My friend Leslie asked me to do a tour blog and I decided she’s right. And since I’m playing with three unrecorded songs on this tour it still fits.
Let me try not to overthink this:
I just finished the 4th show about an hour ago. I’m in Atlanta, heading to Charlottesville, VA at the crack of dawn. What’s it been like?
Well, for one thing, the tour is making me more conscious than ever that coming to see me perform is more like coming to a book of short stories – or maybe short plays – than a conventional concert. I mean, they ARE songs, and I am careful to keep variety in the set so as not to overwhelm the crowd, but when I finish up a real psychodrama like GUTTER BROKE just a little more than halfway through, I find myself wondering if this is what the audience thought they were signing up for – especially since so many of them have come to see the other performers.
But that’s not the real revelation of the tour . The real revelation is that so far these audiences are actually pretty enthusiastic. Just tonight, for instance, a short bespectacled woman waiting for the next band actually followed me back stage to find out where she could get my lyrics. And the applause each night has been strong, though tonight only a handful of the crowd knew my music. I find this hard to get my head around. All too often, I feel like I’m Patti Smith accidentally booked for a Red State Ladies Auxiliary Luncheon. Clearly, I need this tour as much for figuring out my place in the music world as for what the shows can do simply as shows.
San Francisco was a good start last week, on 4-person song-circle performance with Tom Goss, Jeremiah Clark and Daniel Owens. A benefit performance for the Metropolitan Community Church, organized by the amazing Mr. Goss himself. (I really like performing with other people, and this was like a warm bath.) It was an intimate, high-ceilinged church with an actual balcony, and some fans I only knew virtually stepped out from behind their Facebook pages to come out. I’m starting to think I don’t really have fans so much as friends made through music. I mean, if you like what I do, we probably have some things in common. OK, just let me have that Pollyanna moment.
The next night we brought the show to Molly Malone’s in LA, with Matt Alber replacing Daniel Owens. My first time playing that room, though it’s now my home city, and friends really packed the place for me. A new song WE WERE RIGHT finally fell into place for me.
Sunday saw me flying to the east coast, and my first show ever in Charlotte. The Patchwerk Playhaus is a performance space like no other: it’s exactly as described, a good sized room patched together with mis-matched bits of fabric and furniture and murals and I don’t know what all, and you’re as likely to hear a Captain Beefheart-ish band like CASE FEDERAL or free jazz or an actual play or a full-on traditional-style folkie like the great-playing, Maria Muldaur-ish looking Lea McLaughlin. People crowded in booths and bar stools or stretched out on sofas with blankets over their legs. Allyson runs the joint with a light touch, like she really really wants creative things to grow there. It made the town feel like a burgeoning creative center that only needs a paper interested in covering local arts to make it pop, Portland- or Louisville-style. I’ve also never had so many artists shove money at me to help me on my tour. I was moved, once I got over being guilt-ridden.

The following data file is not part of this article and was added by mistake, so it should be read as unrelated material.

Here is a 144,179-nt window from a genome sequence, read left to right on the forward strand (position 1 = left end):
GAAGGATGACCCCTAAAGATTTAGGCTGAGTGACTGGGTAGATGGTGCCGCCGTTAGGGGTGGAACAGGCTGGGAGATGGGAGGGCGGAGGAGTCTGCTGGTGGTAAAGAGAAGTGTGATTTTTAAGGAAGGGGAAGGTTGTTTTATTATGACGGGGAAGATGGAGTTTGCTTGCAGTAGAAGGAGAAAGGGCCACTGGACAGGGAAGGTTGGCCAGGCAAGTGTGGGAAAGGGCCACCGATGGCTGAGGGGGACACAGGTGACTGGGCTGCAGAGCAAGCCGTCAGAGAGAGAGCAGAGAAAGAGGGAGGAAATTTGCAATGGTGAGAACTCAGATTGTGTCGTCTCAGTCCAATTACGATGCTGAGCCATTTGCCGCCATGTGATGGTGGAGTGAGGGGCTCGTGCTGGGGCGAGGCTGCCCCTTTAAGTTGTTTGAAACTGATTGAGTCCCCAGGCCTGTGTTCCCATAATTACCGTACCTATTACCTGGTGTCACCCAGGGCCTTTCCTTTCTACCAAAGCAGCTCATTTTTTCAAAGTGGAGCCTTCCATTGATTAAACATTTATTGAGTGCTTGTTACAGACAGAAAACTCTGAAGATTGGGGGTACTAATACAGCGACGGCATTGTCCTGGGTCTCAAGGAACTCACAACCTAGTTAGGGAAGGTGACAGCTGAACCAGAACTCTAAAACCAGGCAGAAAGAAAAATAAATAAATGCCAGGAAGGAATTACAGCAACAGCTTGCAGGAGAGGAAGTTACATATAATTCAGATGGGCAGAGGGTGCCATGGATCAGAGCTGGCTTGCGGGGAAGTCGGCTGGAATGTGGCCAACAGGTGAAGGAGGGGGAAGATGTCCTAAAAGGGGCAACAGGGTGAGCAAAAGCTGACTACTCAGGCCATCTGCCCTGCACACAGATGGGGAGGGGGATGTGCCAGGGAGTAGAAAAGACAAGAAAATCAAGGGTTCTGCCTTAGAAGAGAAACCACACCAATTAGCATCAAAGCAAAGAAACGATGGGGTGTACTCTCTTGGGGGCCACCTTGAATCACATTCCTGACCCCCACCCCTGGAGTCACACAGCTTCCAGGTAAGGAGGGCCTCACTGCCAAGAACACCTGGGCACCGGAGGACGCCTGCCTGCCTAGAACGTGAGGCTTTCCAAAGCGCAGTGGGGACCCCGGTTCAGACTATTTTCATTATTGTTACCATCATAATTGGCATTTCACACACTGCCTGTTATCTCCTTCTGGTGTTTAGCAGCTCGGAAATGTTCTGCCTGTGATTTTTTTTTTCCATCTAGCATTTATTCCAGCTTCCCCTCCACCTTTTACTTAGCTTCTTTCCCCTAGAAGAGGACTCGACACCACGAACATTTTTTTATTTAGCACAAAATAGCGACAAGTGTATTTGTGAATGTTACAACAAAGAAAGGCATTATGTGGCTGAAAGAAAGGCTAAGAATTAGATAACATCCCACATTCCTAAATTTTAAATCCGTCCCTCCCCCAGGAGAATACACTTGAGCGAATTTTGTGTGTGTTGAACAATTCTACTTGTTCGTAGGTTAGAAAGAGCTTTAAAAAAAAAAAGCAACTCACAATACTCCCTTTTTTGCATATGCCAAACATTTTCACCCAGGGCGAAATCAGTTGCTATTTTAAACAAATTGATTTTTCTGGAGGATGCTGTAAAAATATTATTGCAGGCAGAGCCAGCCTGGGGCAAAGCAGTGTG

Then tonight there I was at Smith’s Olde Bar, which is an enormous complex, somehow, with various rooms devoted to entirely different things, like parties or pool players or sports-bar screens or just boisterous after-work drinkers. Then there was the music room with doors they fought to keep closed for me. You could hear the bass from the bar music thumping through the walls, and the murmur of the drinkers, but the sound system was good, and Mr. Macpherson kept it that way. It did occur to me – again – that this might be an odd place to come to hear dark and surreal short-story songs, but I found out later that a goodly portion of the crowd was a book club who had their meeting just before I arrived. Who woulda thunk it? Some of them got the most annoyed when people would arrive late and let in the bar noise. The most moving thing, though, was the fan/friend who drove six hours – yes, SIX (6) HOURS – to come see me perform. It really makes you feel a responsibility to the people who truly love the work you do.
And that’s the other thing that’s been on my mind on this, my first tour in eight or ten years. No matter what, you can’t really compare yourself to any other musician. Or I can’t, at least. I do the weird thing I do, and it means something very deep to the ones who have the ears for it. It’s silly to beat yourself up for not being John Mayer when you’re … well, not. And right now I’d feel guilty for abandoning the people who value what I do so deeply. I don’t care how few of them who feel that way. I care about them.
And, hell, I keep finding more of them on every date so far.
I should re-write this, clean it up, but screw it, here I am in all my sloppy, soppy glory.
OK, to bed.